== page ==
Most economic decisions that individuals take are forward-looking and are therefore shaped by the desire or ambition to achieve a goal. And yet, little is known about how aspirations shape decision-making. Our paper partially addresses this gap using a rich longitudinal dataset following a cohort of children in Ethiopia for over a decade between the age of 8 and 19. We investigate the role of early aspirations for human capital investments in a context of poverty, traditional social expectations and gender roles. More specifically, we focus on three related questions. First, we investigate the relation between aspirations and boys’ and girls’ educational attainment, as an indicator of cumulative investments in education. Second, we look at how parents and children form their aspirations and at the transmission of aspirations from one generation to the other. Third, we explore the gender-based bias in aspirations and we investigate whether an initial pro-boys aspiration bias might constitute a source of gender inequality perpetuation particularly in a context of extreme poverty.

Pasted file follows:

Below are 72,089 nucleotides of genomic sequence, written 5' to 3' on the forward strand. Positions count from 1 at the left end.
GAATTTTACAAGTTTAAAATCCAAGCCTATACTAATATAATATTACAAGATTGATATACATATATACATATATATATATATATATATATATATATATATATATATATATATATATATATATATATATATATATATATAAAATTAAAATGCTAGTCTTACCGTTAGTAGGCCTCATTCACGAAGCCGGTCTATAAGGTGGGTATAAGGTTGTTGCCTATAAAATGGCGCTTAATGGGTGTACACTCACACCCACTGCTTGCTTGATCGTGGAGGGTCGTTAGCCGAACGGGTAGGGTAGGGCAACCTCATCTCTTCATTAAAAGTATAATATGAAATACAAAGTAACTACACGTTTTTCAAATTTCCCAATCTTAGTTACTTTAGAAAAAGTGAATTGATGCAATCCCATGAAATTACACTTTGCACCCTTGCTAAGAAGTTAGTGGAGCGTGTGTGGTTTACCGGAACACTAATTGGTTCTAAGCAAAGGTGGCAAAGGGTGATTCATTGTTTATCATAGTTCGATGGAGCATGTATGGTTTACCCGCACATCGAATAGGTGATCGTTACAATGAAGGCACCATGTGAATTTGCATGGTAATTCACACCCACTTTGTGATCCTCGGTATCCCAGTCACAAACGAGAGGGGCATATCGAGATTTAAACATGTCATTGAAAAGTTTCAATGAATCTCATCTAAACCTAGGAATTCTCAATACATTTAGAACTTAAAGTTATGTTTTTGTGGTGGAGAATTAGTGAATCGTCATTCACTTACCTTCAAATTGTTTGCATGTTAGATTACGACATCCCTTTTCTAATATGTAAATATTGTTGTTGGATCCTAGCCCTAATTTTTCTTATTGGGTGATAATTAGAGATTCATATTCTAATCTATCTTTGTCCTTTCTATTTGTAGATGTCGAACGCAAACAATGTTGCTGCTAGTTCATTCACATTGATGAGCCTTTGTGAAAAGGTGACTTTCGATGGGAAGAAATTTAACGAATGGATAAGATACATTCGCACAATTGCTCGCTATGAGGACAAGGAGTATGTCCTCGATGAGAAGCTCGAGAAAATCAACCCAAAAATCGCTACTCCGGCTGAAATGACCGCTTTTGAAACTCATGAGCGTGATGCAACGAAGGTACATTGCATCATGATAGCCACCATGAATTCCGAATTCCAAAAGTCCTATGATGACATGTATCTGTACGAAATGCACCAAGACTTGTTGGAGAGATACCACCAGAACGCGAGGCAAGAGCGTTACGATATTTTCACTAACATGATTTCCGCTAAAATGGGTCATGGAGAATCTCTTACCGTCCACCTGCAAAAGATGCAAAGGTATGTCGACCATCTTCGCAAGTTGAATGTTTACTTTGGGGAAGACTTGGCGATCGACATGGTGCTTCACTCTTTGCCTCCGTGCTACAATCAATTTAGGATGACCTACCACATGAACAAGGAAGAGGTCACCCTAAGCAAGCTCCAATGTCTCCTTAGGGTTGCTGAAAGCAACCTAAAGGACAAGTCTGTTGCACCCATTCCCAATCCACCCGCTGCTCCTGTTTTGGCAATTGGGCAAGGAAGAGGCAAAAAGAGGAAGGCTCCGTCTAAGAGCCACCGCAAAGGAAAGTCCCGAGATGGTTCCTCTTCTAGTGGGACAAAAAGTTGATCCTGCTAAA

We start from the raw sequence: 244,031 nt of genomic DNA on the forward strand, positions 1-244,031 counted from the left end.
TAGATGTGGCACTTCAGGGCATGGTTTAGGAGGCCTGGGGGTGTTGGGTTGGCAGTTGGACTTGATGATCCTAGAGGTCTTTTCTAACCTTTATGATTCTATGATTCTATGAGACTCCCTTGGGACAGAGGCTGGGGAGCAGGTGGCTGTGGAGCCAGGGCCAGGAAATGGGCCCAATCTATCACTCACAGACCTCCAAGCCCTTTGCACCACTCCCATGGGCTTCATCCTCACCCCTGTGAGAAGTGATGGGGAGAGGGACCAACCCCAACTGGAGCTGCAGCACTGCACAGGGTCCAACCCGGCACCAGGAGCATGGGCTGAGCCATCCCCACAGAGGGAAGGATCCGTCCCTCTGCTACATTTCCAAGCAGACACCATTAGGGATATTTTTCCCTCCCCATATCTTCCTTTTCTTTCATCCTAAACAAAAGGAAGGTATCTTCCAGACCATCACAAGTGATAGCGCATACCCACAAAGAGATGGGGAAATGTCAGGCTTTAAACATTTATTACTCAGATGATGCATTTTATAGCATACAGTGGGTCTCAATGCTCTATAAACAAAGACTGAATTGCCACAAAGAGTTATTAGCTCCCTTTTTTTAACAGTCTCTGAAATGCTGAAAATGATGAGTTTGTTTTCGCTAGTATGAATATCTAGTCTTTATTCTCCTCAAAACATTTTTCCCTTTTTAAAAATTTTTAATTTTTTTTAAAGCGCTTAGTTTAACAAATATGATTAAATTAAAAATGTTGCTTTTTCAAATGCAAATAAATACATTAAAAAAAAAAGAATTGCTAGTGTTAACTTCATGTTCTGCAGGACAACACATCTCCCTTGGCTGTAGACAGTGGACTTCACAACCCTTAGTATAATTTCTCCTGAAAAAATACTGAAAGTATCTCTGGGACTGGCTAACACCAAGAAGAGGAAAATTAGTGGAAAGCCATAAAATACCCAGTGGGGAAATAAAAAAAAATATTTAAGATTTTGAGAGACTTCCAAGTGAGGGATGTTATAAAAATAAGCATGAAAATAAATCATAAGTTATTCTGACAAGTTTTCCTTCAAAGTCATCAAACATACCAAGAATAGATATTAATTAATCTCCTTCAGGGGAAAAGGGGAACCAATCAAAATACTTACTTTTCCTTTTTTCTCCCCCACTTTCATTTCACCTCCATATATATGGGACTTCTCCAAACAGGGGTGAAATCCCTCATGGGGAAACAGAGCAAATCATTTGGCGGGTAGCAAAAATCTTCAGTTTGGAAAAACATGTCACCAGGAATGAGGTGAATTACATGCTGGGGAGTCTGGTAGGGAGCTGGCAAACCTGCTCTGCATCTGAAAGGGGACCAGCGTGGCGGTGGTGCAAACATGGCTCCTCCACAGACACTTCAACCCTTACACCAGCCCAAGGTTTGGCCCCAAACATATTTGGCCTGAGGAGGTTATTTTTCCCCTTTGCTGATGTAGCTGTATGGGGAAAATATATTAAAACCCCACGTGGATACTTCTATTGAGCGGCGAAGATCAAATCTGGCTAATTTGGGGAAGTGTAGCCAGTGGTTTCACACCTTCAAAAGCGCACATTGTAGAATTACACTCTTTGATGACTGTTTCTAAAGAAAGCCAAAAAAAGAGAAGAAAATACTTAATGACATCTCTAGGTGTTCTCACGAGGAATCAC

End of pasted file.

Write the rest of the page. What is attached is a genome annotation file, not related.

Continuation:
We document that:
- Aspirations have a strong predictive power for later educational attainment particularly for boys, who are more likely to drop out of school after the age of 15
- There is a substantial gender gap in aspirations and steep gradient in aspirations across wealth
- Parents ground their aspirations on the expectations they have about their children’s future when they are 12 years old
- Children’s aspirations mirror parental aspirations
- Initial low aspirations might be a mechanism of perpetration of gender inequality among the poorest segment of the population
- Parents and children revise their aspirations over time adapting to external circumstance and social expectations, so that after the age of 15 the pro-boys gender bias in aspirations is reverted.